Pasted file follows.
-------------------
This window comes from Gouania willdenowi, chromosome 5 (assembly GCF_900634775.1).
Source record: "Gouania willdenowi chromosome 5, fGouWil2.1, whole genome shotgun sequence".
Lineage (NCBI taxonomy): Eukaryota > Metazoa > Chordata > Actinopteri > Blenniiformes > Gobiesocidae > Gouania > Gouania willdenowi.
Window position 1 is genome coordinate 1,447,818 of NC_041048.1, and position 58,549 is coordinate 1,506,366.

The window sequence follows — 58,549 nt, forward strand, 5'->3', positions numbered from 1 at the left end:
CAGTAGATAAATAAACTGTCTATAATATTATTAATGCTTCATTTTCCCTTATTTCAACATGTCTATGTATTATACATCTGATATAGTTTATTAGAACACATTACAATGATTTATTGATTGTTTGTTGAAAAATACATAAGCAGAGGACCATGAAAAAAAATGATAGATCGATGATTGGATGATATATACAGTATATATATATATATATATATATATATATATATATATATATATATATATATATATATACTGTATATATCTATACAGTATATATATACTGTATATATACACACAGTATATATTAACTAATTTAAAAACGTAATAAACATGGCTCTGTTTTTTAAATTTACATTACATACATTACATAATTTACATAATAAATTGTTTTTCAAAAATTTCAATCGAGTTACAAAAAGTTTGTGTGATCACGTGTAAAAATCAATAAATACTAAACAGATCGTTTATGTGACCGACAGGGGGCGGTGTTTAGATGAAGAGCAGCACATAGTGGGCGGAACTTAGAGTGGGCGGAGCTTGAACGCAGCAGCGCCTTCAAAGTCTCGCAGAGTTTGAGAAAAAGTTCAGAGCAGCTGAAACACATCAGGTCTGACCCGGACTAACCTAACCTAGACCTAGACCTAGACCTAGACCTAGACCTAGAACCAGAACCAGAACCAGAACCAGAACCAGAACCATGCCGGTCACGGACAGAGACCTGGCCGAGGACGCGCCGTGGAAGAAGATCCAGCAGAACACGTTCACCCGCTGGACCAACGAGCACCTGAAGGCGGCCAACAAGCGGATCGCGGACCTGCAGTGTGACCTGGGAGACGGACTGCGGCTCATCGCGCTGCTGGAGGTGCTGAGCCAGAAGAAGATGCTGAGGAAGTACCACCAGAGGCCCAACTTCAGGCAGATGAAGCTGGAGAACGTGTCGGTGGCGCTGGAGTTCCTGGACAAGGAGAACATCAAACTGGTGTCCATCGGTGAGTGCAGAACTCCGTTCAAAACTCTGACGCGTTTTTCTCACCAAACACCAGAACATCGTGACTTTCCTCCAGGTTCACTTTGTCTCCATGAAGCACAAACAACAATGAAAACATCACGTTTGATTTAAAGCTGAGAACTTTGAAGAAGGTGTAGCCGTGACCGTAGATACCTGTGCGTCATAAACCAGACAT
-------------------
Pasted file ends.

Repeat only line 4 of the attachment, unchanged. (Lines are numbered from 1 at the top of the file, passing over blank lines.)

Window position 1 is genome coordinate 1,447,818 of NC_041048.1, and position 58,549 is coordinate 1,506,366.